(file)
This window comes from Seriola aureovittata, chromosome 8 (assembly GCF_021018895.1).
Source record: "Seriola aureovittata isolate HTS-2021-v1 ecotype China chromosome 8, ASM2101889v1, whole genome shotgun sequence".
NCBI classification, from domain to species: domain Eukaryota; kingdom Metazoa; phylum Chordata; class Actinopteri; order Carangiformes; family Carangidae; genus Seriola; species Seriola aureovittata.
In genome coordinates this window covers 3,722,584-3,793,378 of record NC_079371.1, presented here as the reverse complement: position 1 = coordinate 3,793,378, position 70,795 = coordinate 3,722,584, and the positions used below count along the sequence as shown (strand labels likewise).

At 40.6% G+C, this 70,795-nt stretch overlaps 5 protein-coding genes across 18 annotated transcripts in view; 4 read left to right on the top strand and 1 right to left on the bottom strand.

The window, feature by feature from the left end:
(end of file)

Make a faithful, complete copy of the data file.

This window comes from Seriola aureovittata, chromosome 8 (assembly GCF_021018895.1).
Source record: "Seriola aureovittata isolate HTS-2021-v1 ecotype China chromosome 8, ASM2101889v1, whole genome shotgun sequence".
NCBI classification, from domain to species: domain Eukaryota; kingdom Metazoa; phylum Chordata; class Actinopteri; order Carangiformes; family Carangidae; genus Seriola; species Seriola aureovittata.
In genome coordinates this window covers 3,722,584-3,793,378 of record NC_079371.1, presented here as the reverse complement: position 1 = coordinate 3,793,378, position 70,795 = coordinate 3,722,584, and the positions used below count along the sequence as shown (strand labels likewise).

At 40.6% G+C, this 70,795-nt stretch overlaps 5 protein-coding genes across 18 annotated transcripts in view; 4 read left to right on the top strand and 1 right to left on the bottom strand.

The window, feature by feature from the left end: